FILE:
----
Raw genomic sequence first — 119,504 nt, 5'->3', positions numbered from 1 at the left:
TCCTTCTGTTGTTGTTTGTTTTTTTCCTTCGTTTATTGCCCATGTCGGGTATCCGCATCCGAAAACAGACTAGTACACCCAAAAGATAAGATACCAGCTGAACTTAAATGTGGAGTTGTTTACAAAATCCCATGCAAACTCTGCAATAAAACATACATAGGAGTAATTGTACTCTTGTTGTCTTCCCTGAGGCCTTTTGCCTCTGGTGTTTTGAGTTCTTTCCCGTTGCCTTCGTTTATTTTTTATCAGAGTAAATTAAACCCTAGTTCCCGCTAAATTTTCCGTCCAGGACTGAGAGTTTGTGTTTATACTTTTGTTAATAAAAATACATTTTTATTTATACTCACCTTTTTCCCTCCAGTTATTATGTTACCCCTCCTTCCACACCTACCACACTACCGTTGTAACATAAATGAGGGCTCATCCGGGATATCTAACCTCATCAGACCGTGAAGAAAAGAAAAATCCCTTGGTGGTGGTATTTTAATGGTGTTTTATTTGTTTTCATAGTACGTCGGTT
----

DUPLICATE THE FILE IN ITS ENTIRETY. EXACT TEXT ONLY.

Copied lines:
Raw genomic sequence first — 119,504 nt, 5'->3', positions numbered from 1 at the left:
TCCTTCTGTTGTTGTTTGTTTTTTTCCTTCGTTTATTGCCCATGTCGGGTATCCGCATCCGAAAACAGACTAGTACACCCAAAAGATAAGATACCAGCTGAACTTAAATGTGGAGTTGTTTACAAAATCCCATGCAAACTCTGCAATAAAACATACATAGGAGTAATTGTACTCTTGTTGTCTTCCCTGAGGCCTTTTGCCTCTGGTGTTTTGAGTTCTTTCCCGTTGCCTTCGTTTATTTTTTATCAGAGTAAATTAAACCCTAGTTCCCGCTAAATTTTCCGTCCAGGACTGAGAGTTTGTGTTTATACTTTTGTTAATAAAAATACATTTTTATTTATACTCACCTTTTTCCCTCCAGTTATTATGTTACCCCTCCTTCCACACCTACCACACTACCGTTGTAACATAAATGAGGGCTCATCCGGGATATCTAACCTCATCAGACCGTGAAGAAAAGAAAAATCCCTTGGTGGTGGTATTTTAATGGTGTTTTATTTGTTTTCATAGTACGTCGGTT